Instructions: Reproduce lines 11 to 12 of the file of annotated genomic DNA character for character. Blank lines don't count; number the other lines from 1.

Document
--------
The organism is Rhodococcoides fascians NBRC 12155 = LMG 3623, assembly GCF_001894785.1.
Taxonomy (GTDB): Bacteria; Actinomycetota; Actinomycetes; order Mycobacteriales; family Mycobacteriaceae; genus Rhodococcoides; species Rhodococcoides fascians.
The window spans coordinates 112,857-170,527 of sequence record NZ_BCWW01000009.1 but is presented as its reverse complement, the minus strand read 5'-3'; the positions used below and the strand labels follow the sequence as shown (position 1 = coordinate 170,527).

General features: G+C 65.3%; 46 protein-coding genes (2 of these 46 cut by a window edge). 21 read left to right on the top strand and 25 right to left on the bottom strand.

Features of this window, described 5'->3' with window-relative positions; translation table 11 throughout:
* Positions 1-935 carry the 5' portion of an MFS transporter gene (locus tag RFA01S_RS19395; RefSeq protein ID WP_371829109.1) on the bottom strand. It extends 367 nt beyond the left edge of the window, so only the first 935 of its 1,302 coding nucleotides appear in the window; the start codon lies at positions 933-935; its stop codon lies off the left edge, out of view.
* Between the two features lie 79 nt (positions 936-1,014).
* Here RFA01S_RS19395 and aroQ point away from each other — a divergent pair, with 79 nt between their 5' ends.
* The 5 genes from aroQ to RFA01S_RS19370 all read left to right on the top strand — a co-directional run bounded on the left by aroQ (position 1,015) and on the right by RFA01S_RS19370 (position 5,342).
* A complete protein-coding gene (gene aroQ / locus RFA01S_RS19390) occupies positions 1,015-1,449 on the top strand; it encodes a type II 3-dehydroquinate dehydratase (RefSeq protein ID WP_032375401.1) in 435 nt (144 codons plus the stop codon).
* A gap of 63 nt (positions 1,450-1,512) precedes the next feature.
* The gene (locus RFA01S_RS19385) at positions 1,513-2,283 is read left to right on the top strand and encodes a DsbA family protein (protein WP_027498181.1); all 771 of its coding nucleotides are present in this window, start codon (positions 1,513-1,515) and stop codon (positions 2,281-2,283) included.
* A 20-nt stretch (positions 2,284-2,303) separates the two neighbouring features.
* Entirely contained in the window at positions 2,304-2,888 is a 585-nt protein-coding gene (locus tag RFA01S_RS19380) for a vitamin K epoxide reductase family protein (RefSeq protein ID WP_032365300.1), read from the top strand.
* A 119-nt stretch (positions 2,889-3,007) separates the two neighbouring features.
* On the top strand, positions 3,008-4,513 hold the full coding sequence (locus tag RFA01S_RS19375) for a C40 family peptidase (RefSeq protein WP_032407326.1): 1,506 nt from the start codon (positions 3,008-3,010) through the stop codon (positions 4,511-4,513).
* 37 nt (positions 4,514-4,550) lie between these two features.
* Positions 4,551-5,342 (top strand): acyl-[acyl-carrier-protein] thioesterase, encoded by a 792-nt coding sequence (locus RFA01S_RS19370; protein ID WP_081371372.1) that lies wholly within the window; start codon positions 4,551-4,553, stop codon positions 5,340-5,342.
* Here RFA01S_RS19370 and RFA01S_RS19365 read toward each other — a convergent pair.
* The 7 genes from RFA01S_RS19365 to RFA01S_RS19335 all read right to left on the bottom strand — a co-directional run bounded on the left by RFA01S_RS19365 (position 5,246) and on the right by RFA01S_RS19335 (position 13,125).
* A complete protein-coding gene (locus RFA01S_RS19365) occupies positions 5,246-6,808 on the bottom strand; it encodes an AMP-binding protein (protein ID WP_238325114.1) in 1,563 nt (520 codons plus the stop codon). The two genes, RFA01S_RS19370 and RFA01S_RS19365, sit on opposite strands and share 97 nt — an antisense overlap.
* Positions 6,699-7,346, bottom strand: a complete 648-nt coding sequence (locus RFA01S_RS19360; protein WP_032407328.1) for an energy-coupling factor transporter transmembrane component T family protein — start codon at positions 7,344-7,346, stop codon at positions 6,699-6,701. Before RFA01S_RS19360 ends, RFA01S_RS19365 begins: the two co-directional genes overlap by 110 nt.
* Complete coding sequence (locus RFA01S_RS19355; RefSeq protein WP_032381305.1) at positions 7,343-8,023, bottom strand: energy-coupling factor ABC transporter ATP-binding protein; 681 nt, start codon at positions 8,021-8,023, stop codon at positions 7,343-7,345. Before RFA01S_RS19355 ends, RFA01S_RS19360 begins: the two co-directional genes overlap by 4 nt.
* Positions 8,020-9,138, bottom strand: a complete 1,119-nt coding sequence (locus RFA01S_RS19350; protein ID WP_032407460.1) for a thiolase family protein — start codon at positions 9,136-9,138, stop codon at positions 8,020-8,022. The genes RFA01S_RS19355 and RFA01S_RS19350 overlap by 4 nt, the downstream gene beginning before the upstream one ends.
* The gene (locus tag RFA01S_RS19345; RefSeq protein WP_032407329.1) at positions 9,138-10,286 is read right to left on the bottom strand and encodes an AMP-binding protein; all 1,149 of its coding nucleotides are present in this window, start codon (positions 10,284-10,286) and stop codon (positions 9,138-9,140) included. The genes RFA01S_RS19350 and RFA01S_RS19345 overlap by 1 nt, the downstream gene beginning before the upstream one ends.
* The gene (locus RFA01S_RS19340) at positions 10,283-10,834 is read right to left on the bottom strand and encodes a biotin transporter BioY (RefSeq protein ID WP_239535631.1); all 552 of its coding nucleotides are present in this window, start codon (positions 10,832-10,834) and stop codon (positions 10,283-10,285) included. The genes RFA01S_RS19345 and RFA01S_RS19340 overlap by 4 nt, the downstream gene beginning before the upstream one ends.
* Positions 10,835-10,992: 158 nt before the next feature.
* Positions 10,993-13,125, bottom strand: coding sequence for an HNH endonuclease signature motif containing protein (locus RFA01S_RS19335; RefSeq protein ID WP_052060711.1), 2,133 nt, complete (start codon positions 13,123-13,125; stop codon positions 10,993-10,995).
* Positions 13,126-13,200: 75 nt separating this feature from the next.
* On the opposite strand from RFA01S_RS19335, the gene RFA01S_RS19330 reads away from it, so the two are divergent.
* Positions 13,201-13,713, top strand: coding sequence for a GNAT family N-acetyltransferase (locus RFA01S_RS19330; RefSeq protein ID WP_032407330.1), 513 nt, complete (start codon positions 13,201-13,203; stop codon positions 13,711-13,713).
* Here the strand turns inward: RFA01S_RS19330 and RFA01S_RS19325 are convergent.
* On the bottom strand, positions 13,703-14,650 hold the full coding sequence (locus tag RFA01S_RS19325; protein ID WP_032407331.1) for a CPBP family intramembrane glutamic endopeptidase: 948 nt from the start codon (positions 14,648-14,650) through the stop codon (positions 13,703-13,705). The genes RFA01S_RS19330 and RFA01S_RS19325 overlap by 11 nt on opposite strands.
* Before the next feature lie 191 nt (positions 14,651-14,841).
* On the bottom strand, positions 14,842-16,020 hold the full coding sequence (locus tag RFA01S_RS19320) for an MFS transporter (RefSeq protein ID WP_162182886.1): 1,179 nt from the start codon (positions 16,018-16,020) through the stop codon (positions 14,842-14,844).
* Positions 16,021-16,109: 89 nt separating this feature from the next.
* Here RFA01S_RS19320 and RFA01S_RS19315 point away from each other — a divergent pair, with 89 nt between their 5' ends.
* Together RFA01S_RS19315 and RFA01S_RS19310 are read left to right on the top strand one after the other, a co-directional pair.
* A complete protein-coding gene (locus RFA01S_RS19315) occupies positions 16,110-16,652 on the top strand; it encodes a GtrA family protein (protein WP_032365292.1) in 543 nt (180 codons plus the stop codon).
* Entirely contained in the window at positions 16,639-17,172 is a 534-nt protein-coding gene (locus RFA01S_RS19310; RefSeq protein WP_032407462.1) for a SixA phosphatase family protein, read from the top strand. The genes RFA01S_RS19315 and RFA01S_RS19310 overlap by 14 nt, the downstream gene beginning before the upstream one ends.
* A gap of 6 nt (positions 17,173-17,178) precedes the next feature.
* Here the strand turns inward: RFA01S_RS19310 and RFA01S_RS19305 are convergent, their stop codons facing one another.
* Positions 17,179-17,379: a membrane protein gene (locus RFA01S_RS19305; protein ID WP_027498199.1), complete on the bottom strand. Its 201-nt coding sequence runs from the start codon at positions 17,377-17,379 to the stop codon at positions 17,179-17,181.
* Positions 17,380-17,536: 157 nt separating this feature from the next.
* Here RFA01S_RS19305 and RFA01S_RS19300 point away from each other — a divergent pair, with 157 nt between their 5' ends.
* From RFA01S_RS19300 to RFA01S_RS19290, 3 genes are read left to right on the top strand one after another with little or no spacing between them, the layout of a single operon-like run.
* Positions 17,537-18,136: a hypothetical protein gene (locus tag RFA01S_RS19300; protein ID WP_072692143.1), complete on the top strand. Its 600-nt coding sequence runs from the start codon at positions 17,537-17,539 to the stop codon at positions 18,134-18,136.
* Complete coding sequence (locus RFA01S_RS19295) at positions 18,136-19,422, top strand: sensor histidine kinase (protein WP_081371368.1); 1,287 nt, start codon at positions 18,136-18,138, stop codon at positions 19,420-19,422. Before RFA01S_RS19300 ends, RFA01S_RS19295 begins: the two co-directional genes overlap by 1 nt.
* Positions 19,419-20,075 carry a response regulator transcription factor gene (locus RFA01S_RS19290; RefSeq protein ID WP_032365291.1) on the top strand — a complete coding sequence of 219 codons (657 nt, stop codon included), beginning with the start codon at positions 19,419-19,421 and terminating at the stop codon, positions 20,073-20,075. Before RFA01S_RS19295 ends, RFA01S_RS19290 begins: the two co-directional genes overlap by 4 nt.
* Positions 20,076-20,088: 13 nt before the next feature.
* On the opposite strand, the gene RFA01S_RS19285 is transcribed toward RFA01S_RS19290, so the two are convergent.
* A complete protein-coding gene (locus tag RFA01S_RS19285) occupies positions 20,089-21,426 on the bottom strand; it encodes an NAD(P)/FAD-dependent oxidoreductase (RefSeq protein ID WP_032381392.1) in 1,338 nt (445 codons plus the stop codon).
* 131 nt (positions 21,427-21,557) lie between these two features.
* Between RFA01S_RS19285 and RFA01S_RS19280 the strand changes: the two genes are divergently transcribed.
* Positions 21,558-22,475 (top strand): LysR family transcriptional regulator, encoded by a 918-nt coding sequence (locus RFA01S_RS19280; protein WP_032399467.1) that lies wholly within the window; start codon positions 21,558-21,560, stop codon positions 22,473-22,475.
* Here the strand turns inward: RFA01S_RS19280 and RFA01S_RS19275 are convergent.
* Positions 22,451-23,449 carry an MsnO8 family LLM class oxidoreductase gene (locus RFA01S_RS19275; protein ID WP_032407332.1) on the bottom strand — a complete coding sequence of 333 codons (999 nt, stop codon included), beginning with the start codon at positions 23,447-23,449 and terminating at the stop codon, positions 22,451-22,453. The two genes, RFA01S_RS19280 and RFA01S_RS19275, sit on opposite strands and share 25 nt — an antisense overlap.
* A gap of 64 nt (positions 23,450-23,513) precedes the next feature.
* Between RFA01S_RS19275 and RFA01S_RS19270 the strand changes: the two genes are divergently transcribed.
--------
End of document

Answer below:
* A gap of 63 nt (positions 1,450-1,512) precedes the next feature.
* The gene (locus RFA01S_RS19385) at positions 1,513-2,283 is read left to right on the top strand and encodes a DsbA family protein (protein WP_027498181.1); all 771 of its coding nucleotides are present in this window, start codon (positions 1,513-1,515) and stop codon (positions 2,281-2,283) included.